Do you love vampire novels? How about a gorgeous vampire who sweeps you off your feet with his elegance, grace, and danger? Do you like feeling chills of desire or fear in not knowing if it’ll be a kiss or a bite? If that’s the case, The Utterly Uninteresting and Uneventful Life of Fred the Vampire Accountant, by Drew Hayes, is not for you.
Are you sick of Vampires that meet the above description? Good. Join the club, and grab yourself a copy of Drew’s book.
The story follows Fred, a vampire –victim of a dine n’ dash- who resumes his unassuming life after it becomes, well, non-unassuming. On a stroke of adventure, he decides to attend his high school reunion. There, he meets up with an old friend and new flame that sets a series of antics in motion. The plot heavily reminded me of a lot of anime I watch. Most of the episodes, though appear to be plot, actually turn out to be background filler stories. The real plot slaps you in the face with three episodes left. And no, it’s not a bad thing. Actually, it kinds of adds more nerdiness to it, but I’ll touch on that later.
Each section of the book tells a separate tale, like an anthology of short stories, and introduces us to his widening circle of friends. Again, it plays more like episodes. There’s predictability in that you know things will work out – every trouble irons itself out with a happy outcome – but the magic is in figuring out how they do. Fred, as a character, is completely unpredictable, despite what he may tell you.
I’ve heard the phrase “a character driven novel” more times than I can count, and I have always wondered what that really means. Fred. Fred is what it means. Drew Hayes has crafted characters with such real depth and uniqueness that the rapid page turning becomes more about wanting to see how the characters respond to the events given and not necessarily about how the events turn out.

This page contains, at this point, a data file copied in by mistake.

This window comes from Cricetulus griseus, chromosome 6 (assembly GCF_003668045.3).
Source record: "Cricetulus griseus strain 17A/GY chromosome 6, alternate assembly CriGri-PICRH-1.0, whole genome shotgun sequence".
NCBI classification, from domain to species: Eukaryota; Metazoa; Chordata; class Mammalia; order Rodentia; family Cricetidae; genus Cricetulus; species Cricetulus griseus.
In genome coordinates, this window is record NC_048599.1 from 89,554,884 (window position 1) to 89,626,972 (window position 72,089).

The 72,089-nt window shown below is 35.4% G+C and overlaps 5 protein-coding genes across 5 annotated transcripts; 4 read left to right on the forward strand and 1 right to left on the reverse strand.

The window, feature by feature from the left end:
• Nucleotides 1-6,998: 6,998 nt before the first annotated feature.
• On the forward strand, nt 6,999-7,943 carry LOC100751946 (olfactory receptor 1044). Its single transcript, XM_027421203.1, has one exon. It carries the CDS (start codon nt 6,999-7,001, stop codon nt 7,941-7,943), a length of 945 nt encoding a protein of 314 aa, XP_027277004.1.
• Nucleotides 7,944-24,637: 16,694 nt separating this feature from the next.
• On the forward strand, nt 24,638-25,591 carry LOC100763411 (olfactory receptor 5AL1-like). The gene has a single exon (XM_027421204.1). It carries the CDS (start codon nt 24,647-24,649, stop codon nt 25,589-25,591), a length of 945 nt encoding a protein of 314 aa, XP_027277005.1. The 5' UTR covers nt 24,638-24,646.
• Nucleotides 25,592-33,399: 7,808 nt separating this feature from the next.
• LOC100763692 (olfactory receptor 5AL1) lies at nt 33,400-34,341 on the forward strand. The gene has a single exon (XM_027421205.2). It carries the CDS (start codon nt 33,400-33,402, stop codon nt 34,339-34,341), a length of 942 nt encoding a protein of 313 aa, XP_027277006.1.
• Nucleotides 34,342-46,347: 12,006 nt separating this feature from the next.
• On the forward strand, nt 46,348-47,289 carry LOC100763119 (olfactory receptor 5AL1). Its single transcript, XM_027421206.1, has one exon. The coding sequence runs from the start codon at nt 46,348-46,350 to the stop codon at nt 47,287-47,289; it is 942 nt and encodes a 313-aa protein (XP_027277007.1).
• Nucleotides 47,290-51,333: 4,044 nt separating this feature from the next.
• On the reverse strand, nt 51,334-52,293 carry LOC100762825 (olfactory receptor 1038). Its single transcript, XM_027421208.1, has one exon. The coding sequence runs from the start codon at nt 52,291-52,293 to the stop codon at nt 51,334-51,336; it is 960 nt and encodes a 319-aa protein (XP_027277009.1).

Fred is not a dark read. In fact, if you need a pick-me-up between tragic novels, Fred is a fantastic option. I took screen shots of any line that made me laugh out loud, and there’s at least two or three per chapter. Also, if you’re unabashedly nerdy, you’ll find a camaraderie with Fred and his gang, with the LARPing, jousting, zombies, and games of Scrabble. There’s also romance… generally awkward and laden with innuendos.
All in all, Fred is a great read and definitely something unique to add to your to-read list.
Some people are born boring. Some live boring. Some even die boring. Fred managed to do all three, and when he woke up as a vampire, he did so as a boring one. Timid, socially awkward, and plagued by self-esteem issues, Fred has never been the adventurous sort.
One fateful night – different from the night he died, which was more inconvenient than fateful – Fred reconnects with an old friend at his high school reunion. This rekindled relationship sets off a chain of events thrusting him right into the chaos that is the parahuman world, a world with chipper zombies, truck driver wereponies, maniacal necromancers, ancient dragons, and now one undead accountant trying his best to “survive.” Because even after it’s over, life can still be a downright bloody mess.
*Insert cheers here!* There’s going to be a Fred 2, with more Gideon!
Drew Hayes is an aspiring author from Texas who has written several books and found the gumption to publish a few (so far). He graduated from Texas Tech with a B.A. in English, because evidently he’s not familiar with what the term “employable” means. Drew has been called one of the most profound, prolific, and talented authors of his generation, but a table full of drunks will say almost anything when offered a round of free shots. Drew feels kind of like a D-bag writing about himself in the third person like this. He does appreciate that you’re still reading, though.
Drew would like to sit down and have a beer with you. Or a cocktail. He’s not here to judge your preferences. Drew is terrible at being serious, and has no real idea what a snippet biography is meant to convey anyway. Drew thinks you are awesome just the way you are. That part, he meant. Drew is off to go high-five random people, because who doesn’t love a good high-five? No one, that’s who.